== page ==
|کد مقاله||کد نشریه||سال انتشار||مقاله انگلیسی||ترجمه فارسی||نسخه تمام متن|
|92357||159950||2016||13 صفحه PDF||سفارش دهید||دانلود رایگان|
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Climate change is leading to new and increasing risks for mountain tourism in the European Alps. Beside the loss of glaciers as attractive landscape features, climate change will also lead to changes in environmental conditions due to increasing subsurface temperatures, increasing slope instability and mass movements, and will increase the likelihood of further glacial retreat. In order to study the risk perception and expected behaviour of mountain tourists, we used a web-based questionnaire including a choice experiment with a tour choice. The results show that risk taking is influenced by three main factors: 1) the experience, frequency of participation and commitment, 2) the perception of risky environmental conditions, and 3) the individual risk-related trade-off including information, the desired experience and other given constraints such as time management or weather conditions. A latent class analysis of the choice experiment revealed two distinct groups of participants: the experienced and the casual mountain tourists. The two distinct classes showed different risk behaviour and behavioural intentions with respect to the three main influencing factors. Perceptions of climate change and its possible effects on the alpine environment did not influence choices.Management implicationsThis study highlights four critical aspects that need to be considered by tourist destinations and Alpine Clubs providing services to mountain tourists and outdoor recreationists. Three aspects are crucial:●Two classes can be distinguished according to their reaction to increasing risk in the mountains. Casual mountain tourists are more likely to avoid tours with increasing risks such as rock fall, whereas experienced mountain tourists are more tolerant of such risks.●Curiously, neither class was at all affected by a lack of information about the potential for rock fall. This may indicate that all types of tourists, consider a lack of information to mean little risk. Therefore up to date information is crucial.●Casual mountain tourists are attracted by the experience of untouched and unspoiled nature and less by the challenges of high mountainous areas or the improvement of technical skills. Therefore, this group is more affected by changes in the trail system due to rock fall, debris flow or other impacts and more likely to choose other destinations in the future.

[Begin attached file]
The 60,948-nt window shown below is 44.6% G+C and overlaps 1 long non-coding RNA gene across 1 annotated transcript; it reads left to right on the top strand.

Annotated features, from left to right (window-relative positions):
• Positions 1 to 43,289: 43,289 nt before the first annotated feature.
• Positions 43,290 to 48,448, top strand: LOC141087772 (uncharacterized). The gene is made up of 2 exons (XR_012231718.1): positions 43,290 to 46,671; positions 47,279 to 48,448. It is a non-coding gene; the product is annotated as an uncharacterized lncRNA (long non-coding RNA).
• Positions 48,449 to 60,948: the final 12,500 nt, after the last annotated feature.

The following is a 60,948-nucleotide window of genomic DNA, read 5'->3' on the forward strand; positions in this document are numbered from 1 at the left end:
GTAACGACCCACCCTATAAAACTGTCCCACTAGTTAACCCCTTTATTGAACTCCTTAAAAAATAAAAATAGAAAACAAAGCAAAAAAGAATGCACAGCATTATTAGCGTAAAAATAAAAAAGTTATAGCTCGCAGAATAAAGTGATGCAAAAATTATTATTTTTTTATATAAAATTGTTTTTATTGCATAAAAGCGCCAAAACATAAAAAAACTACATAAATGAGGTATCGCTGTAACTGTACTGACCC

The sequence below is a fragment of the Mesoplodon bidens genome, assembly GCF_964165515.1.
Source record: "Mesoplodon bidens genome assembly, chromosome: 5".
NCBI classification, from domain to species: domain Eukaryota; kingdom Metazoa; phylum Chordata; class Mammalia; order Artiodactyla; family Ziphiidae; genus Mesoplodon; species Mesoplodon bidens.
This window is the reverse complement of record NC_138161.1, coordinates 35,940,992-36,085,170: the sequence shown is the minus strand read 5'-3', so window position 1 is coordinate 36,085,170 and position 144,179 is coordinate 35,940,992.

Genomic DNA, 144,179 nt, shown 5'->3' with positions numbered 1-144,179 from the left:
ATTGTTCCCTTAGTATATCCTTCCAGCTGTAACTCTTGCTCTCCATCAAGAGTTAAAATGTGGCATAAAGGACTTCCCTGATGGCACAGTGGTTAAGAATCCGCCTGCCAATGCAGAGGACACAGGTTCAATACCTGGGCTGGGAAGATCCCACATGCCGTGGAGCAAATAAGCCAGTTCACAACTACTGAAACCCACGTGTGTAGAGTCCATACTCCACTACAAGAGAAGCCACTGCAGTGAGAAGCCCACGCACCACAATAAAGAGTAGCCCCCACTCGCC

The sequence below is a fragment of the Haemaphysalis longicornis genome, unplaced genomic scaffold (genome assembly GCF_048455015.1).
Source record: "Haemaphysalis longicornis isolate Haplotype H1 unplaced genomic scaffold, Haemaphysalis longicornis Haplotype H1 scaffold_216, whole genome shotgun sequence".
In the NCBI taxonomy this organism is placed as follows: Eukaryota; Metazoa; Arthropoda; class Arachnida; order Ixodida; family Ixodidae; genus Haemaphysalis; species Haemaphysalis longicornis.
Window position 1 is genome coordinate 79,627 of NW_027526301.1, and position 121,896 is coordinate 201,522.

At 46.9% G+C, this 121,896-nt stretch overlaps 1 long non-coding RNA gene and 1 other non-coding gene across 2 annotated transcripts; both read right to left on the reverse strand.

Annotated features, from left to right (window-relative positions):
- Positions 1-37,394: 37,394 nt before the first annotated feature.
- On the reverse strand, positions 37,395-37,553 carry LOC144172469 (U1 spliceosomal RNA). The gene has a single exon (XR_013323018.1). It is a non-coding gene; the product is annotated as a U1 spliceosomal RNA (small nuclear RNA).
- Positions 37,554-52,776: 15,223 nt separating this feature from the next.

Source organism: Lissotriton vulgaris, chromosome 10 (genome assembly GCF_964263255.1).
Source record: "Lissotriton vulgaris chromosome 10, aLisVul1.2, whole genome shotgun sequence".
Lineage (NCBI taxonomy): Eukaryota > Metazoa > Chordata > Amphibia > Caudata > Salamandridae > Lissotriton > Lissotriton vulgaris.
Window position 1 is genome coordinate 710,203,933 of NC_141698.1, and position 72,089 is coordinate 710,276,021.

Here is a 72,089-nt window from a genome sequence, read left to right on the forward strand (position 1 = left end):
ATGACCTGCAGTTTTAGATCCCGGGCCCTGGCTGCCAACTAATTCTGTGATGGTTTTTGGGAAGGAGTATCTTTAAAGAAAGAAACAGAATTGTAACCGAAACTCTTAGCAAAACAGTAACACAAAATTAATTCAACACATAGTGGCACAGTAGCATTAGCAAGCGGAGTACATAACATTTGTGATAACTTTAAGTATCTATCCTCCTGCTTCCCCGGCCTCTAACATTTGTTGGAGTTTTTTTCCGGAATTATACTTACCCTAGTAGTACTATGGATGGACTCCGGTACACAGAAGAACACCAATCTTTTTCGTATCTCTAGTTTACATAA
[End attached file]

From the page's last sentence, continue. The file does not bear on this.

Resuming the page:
Journal: Journal of Outdoor Recreation and Tourism - Volume 13, April 2016, Pages 66–78